Every writer has strengths and weaknesses. A writer who is a natural at dialog may struggle with action or description or something else. My Achilles’ heel is narrative summary—in all its many forms. (Arrrg!) That is a problem, because every book has narrative summary.
When it’s done well, readers don’t even notice the summarizing. It just seems like a natural part of the story. But if it’s not done well, it sticks out—like mustard on ice cream. Continue reading
Another month has passed since our Write by Midnight challenge ended. We hope you’re still sticking to your daily writing habits. In May, think about how to make the most of the writing time you have. Try this technique:
- Determine how much time you want to write on any given day. 30 minutes? An hour?
- Now, set a timer for half of that time. Write freely until the timer lets you know to stop. Just get the scene on the page.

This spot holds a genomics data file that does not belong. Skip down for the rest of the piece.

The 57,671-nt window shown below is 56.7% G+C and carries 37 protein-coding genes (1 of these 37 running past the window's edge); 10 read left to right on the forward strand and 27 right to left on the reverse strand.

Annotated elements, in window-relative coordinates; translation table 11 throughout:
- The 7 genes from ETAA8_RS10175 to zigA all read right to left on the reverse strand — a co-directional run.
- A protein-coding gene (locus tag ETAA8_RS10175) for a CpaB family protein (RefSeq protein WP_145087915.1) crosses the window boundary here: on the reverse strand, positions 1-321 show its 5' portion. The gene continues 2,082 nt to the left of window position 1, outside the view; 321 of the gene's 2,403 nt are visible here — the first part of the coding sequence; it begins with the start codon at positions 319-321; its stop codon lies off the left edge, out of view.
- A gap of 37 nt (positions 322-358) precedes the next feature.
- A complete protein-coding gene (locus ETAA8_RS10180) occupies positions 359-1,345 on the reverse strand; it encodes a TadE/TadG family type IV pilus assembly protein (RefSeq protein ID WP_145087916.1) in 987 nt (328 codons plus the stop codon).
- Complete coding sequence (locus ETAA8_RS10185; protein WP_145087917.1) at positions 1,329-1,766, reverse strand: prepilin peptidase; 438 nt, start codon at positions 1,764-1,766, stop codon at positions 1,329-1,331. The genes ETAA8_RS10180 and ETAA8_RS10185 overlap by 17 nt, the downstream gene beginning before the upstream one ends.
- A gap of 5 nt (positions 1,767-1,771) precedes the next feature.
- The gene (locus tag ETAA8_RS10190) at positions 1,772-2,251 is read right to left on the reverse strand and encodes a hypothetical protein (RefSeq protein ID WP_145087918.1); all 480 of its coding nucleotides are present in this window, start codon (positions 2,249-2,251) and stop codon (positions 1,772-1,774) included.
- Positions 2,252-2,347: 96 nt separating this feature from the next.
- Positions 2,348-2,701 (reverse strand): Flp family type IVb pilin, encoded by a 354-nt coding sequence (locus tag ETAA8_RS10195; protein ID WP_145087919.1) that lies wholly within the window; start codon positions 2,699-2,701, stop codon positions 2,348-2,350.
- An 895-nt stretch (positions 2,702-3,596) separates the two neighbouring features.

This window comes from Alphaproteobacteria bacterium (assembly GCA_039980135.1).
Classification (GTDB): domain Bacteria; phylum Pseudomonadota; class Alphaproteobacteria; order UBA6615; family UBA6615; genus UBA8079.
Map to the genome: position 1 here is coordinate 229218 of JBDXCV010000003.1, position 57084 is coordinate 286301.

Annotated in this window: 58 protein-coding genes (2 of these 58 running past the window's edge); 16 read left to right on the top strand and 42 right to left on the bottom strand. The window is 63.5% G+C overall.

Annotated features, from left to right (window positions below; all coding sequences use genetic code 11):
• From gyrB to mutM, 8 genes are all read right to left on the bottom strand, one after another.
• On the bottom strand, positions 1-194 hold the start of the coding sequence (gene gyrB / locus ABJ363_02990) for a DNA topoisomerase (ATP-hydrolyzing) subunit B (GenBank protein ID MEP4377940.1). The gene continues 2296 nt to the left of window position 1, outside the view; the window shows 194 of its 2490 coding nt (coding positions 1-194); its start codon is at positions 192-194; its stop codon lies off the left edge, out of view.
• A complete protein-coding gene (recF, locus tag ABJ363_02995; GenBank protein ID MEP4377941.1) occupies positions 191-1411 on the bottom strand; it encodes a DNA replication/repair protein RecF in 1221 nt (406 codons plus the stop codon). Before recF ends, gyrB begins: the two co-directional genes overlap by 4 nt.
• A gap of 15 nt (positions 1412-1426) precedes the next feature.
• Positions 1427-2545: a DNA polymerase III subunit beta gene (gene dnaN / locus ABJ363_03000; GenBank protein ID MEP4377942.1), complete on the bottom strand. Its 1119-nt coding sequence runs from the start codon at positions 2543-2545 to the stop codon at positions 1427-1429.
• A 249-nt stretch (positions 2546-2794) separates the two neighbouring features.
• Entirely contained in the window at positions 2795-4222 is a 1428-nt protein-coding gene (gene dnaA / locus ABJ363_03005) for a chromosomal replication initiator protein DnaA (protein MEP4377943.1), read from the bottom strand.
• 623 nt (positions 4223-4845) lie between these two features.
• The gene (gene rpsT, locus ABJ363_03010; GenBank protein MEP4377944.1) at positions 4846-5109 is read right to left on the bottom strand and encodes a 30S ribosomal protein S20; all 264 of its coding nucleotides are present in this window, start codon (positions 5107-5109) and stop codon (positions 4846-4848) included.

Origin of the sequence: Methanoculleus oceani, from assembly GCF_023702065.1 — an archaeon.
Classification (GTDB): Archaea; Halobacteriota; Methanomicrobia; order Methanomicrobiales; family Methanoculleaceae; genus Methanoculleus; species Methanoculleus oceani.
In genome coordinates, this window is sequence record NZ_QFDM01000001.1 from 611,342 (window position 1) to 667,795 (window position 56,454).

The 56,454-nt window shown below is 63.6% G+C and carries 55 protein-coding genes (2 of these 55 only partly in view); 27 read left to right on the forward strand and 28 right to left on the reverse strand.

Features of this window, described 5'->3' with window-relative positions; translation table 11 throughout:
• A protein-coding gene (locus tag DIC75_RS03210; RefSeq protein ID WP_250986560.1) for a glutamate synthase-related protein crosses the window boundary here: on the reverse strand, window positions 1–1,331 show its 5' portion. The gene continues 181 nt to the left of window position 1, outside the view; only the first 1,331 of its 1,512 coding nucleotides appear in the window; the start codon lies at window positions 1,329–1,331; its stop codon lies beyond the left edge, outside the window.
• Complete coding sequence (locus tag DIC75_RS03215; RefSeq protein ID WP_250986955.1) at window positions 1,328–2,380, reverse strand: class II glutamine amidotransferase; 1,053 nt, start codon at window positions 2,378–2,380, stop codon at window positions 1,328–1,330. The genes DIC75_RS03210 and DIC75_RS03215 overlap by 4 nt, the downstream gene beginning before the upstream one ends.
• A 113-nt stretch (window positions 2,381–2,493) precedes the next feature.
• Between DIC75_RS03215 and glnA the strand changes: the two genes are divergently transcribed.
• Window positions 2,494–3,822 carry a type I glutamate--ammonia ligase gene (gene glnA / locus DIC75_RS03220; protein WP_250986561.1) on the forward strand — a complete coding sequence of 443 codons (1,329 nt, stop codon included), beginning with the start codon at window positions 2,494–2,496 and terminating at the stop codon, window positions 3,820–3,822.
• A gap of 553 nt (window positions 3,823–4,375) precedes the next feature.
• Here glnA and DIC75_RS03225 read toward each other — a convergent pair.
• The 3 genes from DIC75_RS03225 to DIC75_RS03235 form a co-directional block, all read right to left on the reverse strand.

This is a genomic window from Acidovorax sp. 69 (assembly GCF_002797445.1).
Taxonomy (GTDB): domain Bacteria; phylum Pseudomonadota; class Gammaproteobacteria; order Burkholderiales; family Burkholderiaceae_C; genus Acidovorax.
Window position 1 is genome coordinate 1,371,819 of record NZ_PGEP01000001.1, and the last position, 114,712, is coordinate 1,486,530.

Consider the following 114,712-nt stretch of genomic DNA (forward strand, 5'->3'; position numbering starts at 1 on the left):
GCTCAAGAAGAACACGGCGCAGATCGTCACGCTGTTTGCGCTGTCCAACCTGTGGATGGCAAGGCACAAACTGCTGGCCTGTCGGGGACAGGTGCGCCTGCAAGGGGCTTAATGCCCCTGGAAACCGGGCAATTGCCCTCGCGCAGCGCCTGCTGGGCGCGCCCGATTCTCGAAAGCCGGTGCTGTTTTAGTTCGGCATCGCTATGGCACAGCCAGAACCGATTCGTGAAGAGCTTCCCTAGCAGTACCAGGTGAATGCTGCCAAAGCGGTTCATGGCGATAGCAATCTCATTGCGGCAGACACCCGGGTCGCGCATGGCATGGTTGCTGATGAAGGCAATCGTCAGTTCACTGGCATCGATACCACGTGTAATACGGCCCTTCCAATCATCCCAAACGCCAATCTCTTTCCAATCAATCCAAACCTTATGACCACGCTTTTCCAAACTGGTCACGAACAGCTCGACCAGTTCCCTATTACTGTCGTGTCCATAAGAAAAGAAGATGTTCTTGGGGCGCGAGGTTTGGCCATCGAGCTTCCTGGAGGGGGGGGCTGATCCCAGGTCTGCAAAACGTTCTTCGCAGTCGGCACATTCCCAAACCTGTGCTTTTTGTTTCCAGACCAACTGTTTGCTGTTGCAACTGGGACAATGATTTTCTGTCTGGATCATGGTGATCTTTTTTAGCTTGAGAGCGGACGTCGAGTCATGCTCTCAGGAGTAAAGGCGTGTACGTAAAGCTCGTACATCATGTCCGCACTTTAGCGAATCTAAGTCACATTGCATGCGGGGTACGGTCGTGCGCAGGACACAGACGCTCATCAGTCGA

- Then, reset the timer for a second round. This time, go back through what you wrote and make it make sense. Flesh out the scene with description, introspection, dialogue or whatever else you think the scene needs to be worthy of your name on the cover.
What do you spend the most time working on?
- * Character Names
- * Setting Details
- * Scene Locations
Writing styles change over time. Books you loved that were written years ago might not be publishable in today’s market. This week, pick out three contemporary books in the same genre of your story and plan to read them in your down time.
How polished does your writing need to be in a first draft? Are you content just to get the story down, or do you labor over every word before you can move on?